Regulation (EEC) No. 1606/98, published in the Official Journal of the European Community of July 25th, 1998, extended to civil servants, with effect from October 25th, 1998, the possibility of aggregating insurance periods accrued in EU Member States, Switzerland and EEA countries, and not coinciding with national periods, through the institution of international aggregation provided for by Regulations (EEC) No. 1408/71 and No. 574/72, replaced by the current Regulations (EC) No. 883/2004 and No. 987/2009.
The aim is to ensure to the insured workers to receive a pension from each Country where they have acquired insurance periods.
Accordingly, for the valuation of these foreign periods in Italy, the need to resort to the redemption provided for by Legislative Decree No. 184 of April 30th, 1997 has disappeared.
Application for foreign contribution rejoinments for periods in Italy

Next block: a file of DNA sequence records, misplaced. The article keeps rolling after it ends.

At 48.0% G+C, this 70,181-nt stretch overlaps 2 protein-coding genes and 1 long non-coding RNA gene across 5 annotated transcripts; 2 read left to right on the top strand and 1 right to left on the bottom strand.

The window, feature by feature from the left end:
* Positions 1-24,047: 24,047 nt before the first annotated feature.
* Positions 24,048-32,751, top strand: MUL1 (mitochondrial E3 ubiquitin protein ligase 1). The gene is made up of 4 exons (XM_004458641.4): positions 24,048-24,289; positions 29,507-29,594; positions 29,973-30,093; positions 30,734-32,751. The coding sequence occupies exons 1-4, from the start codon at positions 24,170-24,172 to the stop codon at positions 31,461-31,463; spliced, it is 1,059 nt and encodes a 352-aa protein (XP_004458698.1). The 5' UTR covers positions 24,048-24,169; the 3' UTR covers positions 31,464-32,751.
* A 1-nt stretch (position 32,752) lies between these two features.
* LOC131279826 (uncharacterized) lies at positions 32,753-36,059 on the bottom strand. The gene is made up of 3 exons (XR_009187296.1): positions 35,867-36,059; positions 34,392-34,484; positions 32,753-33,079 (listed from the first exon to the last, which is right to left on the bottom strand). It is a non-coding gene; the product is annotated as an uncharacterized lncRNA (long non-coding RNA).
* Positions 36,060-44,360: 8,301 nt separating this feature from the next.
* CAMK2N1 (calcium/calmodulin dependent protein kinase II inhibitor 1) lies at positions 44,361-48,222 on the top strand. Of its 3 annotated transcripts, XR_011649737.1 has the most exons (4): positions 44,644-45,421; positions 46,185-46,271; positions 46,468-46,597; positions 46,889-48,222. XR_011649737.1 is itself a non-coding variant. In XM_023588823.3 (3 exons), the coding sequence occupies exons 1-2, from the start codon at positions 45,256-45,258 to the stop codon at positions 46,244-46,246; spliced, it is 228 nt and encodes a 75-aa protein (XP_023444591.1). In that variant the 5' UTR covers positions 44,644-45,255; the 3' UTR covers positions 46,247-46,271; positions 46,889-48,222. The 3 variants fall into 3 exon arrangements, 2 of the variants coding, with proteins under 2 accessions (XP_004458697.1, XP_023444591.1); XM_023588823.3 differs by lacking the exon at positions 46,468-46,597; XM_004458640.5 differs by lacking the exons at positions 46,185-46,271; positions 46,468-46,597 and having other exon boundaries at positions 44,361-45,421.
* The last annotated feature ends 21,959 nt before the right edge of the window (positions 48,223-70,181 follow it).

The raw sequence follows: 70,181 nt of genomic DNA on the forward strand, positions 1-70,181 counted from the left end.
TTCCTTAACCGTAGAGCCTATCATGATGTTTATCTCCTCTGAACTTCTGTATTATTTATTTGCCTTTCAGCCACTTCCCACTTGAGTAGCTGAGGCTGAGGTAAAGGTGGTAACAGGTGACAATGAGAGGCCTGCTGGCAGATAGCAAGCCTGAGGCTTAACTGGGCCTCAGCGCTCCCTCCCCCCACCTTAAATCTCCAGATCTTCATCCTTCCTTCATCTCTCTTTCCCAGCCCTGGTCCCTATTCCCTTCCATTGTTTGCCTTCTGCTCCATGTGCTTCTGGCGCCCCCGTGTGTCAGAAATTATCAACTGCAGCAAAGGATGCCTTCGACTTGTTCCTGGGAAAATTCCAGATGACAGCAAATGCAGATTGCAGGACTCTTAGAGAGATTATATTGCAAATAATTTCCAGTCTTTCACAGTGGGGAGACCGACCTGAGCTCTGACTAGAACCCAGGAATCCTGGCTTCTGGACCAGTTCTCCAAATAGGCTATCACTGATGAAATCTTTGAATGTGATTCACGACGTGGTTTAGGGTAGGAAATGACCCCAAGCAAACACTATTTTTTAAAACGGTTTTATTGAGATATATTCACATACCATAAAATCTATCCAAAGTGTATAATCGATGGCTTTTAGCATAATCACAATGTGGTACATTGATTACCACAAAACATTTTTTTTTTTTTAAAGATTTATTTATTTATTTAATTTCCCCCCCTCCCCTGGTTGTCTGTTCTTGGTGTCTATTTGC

International rejoinment of periods of time abroad in Italy is the total amount of different periods claimed in EU countries, EEA and Switzerland for the achievement of the right to the Italian pension. The application, as indicated by the INPS Circular No. 71 of April 30th, 2013, should be filled in and sent to the INPS electronically.
Once the application is taken in charge, INPS will request to the relevant foreign Social Security Institution to certify the insurance periods held by the applicant.
Upon receiving the response and performing the check in order to exclude any overlapping with periods already useful for retirement in Italy, INPS prepares the measure recognizing the foreign insurance periods.
It is advisable to submit the application for international totalization as soon as possible so that domestic contribution years can be improved by foreign insurance periods.